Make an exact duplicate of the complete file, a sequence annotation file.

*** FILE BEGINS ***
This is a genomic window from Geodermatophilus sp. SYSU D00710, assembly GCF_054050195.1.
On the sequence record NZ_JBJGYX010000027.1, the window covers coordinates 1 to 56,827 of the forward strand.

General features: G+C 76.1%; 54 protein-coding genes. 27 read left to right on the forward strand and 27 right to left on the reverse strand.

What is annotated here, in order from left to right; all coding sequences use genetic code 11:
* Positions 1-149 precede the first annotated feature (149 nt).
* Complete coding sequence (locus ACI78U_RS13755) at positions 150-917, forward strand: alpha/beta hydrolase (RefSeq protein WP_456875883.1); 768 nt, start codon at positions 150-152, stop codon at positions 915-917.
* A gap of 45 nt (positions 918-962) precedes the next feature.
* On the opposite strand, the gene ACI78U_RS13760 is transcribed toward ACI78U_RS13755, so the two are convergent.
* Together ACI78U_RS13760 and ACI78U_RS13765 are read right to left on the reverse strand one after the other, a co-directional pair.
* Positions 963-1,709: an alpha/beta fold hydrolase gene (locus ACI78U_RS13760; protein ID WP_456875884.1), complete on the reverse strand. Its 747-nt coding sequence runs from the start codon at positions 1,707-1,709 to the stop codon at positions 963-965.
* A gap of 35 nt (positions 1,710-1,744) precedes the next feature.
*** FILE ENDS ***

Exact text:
This is a genomic window from Geodermatophilus sp. SYSU D00710, assembly GCF_054050195.1.
On the sequence record NZ_JBJGYX010000027.1, the window covers coordinates 1 to 56,827 of the forward strand.

General features: G+C 76.1%; 54 protein-coding genes. 27 read left to right on the forward strand and 27 right to left on the reverse strand.

What is annotated here, in order from left to right; all coding sequences use genetic code 11:
* Positions 1-149 precede the first annotated feature (149 nt).
* Complete coding sequence (locus ACI78U_RS13755) at positions 150-917, forward strand: alpha/beta hydrolase (RefSeq protein WP_456875883.1); 768 nt, start codon at positions 150-152, stop codon at positions 915-917.
* A gap of 45 nt (positions 918-962) precedes the next feature.
* On the opposite strand, the gene ACI78U_RS13760 is transcribed toward ACI78U_RS13755, so the two are convergent.
* Together ACI78U_RS13760 and ACI78U_RS13765 are read right to left on the reverse strand one after the other, a co-directional pair.
* Positions 963-1,709: an alpha/beta fold hydrolase gene (locus ACI78U_RS13760; protein ID WP_456875884.1), complete on the reverse strand. Its 747-nt coding sequence runs from the start codon at positions 1,707-1,709 to the stop codon at positions 963-965.
* A gap of 35 nt (positions 1,710-1,744) precedes the next feature.